Revision, from Macro to Micro

Posted on February 24, 2011 by

When I think about revision, there’s a big mental divide: I can actually see the Grand Canyon. On one side is storytelling stuff, the nuts and bolts of plot and character that I’ve talked about before, the stuff that addresses the question, does this story go?

Way over on other side of the divide is the paint job: the question of whether the language used to tell the story is, in any way, pretty. I’ve written about that, too, listing some of the qualities I expect to see in well-written prose.

This isn’t the way I usually revise, mind you. I move through a document doing both at once, at least until I’m on the last pass. But I also know when I am making a structural revision, and when I am tuning the words. The best way for a new writer to know, if they aren’t sure, might be to ask: did this change necessitate others? If I altered this one thing, in other words, did I have to go through the manuscript and work through the consequences of the change? Or did it just make the whole thing flow better?

Belaboring the point: if you decide to switch from first person present to past, you are gonna be changing a lot of verbs. Or imagine if you change your main character’s sex. If you decide to substitute ‘lazed’ for ‘languished,’ on the other hand, you probably only need check that you haven’t used six languid variations already.

The qualities of prose post I mentioned before is something of a checklist. If your prose is ungrammatical, it says, get yourself some grammar. If it’s all dialog, all the time, you might have a balance problem, so consider putting in some narrative. Now, though, I want to talk about the process of actually shaping prose.

I have the idea that polishing your prose is pretty intuitive, at least for most of us. We read aloud, or work with a printed manuscript and a pen in hand, or we just sit at the computer and tweak, tweak, endlessly tweak. The goal, speaking very generally, is to come up with something that reads well–that offers maximum clarity to the reader and also possesses some glimmers of what I’ll call poetic rhythm. After we get to the point where the story’s told and the words are doing the job, we can strive to imbue them with some specialness.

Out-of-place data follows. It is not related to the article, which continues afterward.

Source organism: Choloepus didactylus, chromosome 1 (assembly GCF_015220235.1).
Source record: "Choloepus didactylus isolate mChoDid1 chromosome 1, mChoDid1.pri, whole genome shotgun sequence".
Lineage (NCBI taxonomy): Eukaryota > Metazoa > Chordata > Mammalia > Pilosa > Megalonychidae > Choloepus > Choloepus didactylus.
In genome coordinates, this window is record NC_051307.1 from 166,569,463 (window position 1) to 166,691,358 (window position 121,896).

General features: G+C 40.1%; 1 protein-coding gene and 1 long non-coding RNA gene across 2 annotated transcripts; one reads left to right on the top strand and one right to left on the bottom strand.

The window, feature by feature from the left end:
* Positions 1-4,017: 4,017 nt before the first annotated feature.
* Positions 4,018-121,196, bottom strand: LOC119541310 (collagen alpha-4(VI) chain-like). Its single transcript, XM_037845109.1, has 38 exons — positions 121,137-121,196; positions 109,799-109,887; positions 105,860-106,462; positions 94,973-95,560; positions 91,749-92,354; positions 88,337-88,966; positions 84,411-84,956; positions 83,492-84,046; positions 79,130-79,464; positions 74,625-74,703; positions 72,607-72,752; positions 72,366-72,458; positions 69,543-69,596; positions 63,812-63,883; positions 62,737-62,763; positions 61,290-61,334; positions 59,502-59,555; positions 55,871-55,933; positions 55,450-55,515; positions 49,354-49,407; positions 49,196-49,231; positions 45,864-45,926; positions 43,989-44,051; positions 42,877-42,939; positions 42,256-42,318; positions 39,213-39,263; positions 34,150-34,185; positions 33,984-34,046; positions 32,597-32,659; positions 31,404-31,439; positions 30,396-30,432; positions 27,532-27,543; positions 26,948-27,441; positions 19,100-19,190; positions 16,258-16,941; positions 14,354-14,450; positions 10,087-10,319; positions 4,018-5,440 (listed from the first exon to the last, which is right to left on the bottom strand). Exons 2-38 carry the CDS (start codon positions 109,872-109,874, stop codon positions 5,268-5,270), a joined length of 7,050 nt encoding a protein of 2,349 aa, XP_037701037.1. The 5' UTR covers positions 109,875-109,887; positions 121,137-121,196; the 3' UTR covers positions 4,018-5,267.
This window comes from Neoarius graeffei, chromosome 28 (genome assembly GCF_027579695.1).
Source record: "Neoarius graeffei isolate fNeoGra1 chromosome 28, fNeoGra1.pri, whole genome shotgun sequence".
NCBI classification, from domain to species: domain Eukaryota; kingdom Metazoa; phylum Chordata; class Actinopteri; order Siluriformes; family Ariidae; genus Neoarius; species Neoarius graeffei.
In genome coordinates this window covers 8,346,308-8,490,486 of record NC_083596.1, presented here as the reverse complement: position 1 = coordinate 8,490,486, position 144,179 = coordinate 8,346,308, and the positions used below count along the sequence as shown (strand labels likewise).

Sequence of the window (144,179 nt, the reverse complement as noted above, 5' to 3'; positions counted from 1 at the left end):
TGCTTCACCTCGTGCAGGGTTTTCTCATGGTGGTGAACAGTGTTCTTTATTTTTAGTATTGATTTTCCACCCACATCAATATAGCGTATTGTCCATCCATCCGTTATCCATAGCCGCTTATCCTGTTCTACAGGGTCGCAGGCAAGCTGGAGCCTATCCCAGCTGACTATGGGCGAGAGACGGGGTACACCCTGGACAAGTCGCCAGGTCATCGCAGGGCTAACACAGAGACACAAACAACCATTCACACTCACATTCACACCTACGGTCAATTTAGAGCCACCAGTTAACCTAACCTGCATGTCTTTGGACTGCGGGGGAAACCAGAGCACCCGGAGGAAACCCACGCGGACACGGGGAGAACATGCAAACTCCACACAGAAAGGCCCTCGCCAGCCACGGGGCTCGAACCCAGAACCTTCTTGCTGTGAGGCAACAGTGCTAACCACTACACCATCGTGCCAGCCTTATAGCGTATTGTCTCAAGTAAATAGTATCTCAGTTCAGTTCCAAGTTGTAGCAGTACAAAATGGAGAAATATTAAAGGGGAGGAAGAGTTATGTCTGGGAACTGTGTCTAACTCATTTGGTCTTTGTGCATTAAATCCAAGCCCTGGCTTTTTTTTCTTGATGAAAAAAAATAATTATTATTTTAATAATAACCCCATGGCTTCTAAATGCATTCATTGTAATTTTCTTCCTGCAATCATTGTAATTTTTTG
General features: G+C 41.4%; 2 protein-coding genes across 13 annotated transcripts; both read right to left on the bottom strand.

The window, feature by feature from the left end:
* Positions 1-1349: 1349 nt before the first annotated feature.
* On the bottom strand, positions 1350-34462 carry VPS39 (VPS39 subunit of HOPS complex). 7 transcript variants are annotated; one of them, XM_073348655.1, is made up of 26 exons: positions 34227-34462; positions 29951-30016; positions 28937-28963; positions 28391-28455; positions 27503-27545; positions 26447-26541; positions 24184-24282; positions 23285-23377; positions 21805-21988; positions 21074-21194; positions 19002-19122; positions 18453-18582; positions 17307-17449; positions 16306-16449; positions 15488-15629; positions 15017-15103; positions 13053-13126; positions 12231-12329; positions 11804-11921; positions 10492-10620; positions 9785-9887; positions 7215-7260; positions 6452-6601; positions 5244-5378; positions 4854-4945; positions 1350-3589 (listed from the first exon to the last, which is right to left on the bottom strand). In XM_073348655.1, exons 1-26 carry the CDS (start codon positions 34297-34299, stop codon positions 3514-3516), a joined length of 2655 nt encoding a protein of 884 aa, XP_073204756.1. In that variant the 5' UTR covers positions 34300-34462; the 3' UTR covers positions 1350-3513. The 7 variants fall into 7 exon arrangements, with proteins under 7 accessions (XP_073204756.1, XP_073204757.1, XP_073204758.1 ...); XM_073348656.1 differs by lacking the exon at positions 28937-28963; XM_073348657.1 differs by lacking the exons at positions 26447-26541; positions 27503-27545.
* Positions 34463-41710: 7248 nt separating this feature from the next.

I realize this is a gross generalization. Some writers cannot work forward through a story unless or until each sentence has a bit of sparkle. But a fair proportion of writers–especially beginning writers–seem to start with figuring out how to put together a working story, and then they move on to luminous prose. (It might also be hoped that for most of us, as we get better at the former, our prose also improves at the draft level.)

For sake of discussion, let’s assume you you’ve written a nice bit of fiction: the characters are okay, the plot works, it achieves a clear emotional effect, and the fact is you can probably sell it. But you want to work on the prose, and you want some kind of roadmap on how to start. What to do?

One strategy is to work from the big to the small, the macro, in other words, to the micro.

With this approach, you start by dividing the piece into scenes, then ask yourself: do the events unfold in a logical order? What’s the imagery, and how does it fit in? Does the scene do everything I want it to?

Second, you chop the scene into emotional beats or passages and repeat the process. This is about the words, again, so you’re looking for clumsy bits, things that may toss the reader out of the narrative. You’re also checking how each thought leads into the next, because part of flow is about that–about giving the reader the information in an order calculated to achieve a specific effect. This is true whether you want to ease them through a little lump of character history or if you want to slap them sidewise with a surprise change in in direction.

The above stages are a bit like prepping to paint a room. You’re getting major obstacles out of the way: in a sense, you’re washing and taping your walls.

After passages, naturally enough, we get to painting our paragraphs. Does each accomplish what it’s meant to? Are there any sentences that echo each other, creating wordy redundancies? How do they sound when read aloud? Does the first sentence flow logically from the closer of the paragraph preceding it?

You can probably see where I am headed now. After the paragraphs, you work the sentences. Are they varied, or do they all have the same Character verbed the Subject structure? And after the sentences, you work the words. That means all the lovely fiddly things we think of as perfecting the piece: pruning the adverbs, making sure the pronouns aren’t ambiguous, looking for stronger verbs.

Long, time-consuming, fiddly? Perhaps. If you’re pretty sure you can sell the piece anyway, go on and send it to market, and see what happens. This is one of those exercises that can wait until you feel like a stretch.

Does anyone else do it this way? Your revision thoughts are always welcome.

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